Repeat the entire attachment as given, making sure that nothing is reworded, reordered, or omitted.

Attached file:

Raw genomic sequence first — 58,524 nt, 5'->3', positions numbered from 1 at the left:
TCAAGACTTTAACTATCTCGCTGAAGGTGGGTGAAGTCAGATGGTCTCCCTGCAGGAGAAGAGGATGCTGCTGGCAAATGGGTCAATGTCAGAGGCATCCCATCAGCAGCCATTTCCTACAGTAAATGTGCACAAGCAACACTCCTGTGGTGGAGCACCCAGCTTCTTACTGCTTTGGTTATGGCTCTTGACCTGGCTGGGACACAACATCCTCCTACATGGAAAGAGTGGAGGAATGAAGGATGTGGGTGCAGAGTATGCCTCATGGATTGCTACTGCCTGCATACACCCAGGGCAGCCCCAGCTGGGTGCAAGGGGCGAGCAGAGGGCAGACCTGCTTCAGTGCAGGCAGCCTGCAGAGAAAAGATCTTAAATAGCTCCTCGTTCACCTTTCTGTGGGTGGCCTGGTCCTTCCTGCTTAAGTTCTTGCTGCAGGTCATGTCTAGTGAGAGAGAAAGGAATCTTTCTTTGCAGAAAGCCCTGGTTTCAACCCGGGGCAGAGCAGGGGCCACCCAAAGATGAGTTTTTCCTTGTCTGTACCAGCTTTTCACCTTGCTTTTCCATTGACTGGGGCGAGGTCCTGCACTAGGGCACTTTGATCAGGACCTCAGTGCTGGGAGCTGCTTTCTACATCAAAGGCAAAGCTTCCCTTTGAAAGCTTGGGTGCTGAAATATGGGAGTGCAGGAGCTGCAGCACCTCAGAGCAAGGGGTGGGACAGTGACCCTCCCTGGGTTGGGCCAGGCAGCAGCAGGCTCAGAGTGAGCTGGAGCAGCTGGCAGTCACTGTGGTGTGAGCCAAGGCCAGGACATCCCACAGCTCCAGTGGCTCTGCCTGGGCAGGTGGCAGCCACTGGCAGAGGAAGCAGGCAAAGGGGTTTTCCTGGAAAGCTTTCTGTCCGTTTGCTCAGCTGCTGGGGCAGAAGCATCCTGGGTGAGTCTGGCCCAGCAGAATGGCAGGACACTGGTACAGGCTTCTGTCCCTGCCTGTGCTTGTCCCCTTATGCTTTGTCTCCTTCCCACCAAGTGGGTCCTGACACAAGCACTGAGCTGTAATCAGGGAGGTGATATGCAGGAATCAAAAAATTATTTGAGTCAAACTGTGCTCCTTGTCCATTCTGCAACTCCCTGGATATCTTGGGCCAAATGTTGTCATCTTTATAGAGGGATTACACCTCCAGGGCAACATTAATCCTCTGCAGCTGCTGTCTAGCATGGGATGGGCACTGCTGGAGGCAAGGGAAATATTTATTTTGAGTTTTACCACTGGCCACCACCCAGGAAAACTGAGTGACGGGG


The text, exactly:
Raw genomic sequence first — 58,524 nt, 5'->3', positions numbered from 1 at the left:
TCAAGACTTTAACTATCTCGCTGAAGGTGGGTGAAGTCAGATGGTCTCCCTGCAGGAGAAGAGGATGCTGCTGGCAAATGGGTCAATGTCAGAGGCATCCCATCAGCAGCCATTTCCTACAGTAAATGTGCACAAGCAACACTCCTGTGGTGGAGCACCCAGCTTCTTACTGCTTTGGTTATGGCTCTTGACCTGGCTGGGACACAACATCCTCCTACATGGAAAGAGTGGAGGAATGAAGGATGTGGGTGCAGAGTATGCCTCATGGATTGCTACTGCCTGCATACACCCAGGGCAGCCCCAGCTGGGTGCAAGGGGCGAGCAGAGGGCAGACCTGCTTCAGTGCAGGCAGCCTGCAGAGAAAAGATCTTAAATAGCTCCTCGTTCACCTTTCTGTGGGTGGCCTGGTCCTTCCTGCTTAAGTTCTTGCTGCAGGTCATGTCTAGTGAGAGAGAAAGGAATCTTTCTTTGCAGAAAGCCCTGGTTTCAACCCGGGGCAGAGCAGGGGCCACCCAAAGATGAGTTTTTCCTTGTCTGTACCAGCTTTTCACCTTGCTTTTCCATTGACTGGGGCGAGGTCCTGCACTAGGGCACTTTGATCAGGACCTCAGTGCTGGGAGCTGCTTTCTACATCAAAGGCAAAGCTTCCCTTTGAAAGCTTGGGTGCTGAAATATGGGAGTGCAGGAGCTGCAGCACCTCAGAGCAAGGGGTGGGACAGTGACCCTCCCTGGGTTGGGCCAGGCAGCAGCAGGCTCAGAGTGAGCTGGAGCAGCTGGCAGTCACTGTGGTGTGAGCCAAGGCCAGGACATCCCACAGCTCCAGTGGCTCTGCCTGGGCAGGTGGCAGCCACTGGCAGAGGAAGCAGGCAAAGGGGTTTTCCTGGAAAGCTTTCTGTCCGTTTGCTCAGCTGCTGGGGCAGAAGCATCCTGGGTGAGTCTGGCCCAGCAGAATGGCAGGACACTGGTACAGGCTTCTGTCCCTGCCTGTGCTTGTCCCCTTATGCTTTGTCTCCTTCCCACCAAGTGGGTCCTGACACAAGCACTGAGCTGTAATCAGGGAGGTGATATGCAGGAATCAAAAAATTATTTGAGTCAAACTGTGCTCCTTGTCCATTCTGCAACTCCCTGGATATCTTGGGCCAAATGTTGTCATCTTTATAGAGGGATTACACCTCCAGGGCAACATTAATCCTCTGCAGCTGCTGTCTAGCATGGGATGGGCACTGCTGGAGGCAAGGGAAATATTTATTTTGAGTTTTACCACTGGCCACCACCCAGGAAAACTGAGTGACGGGG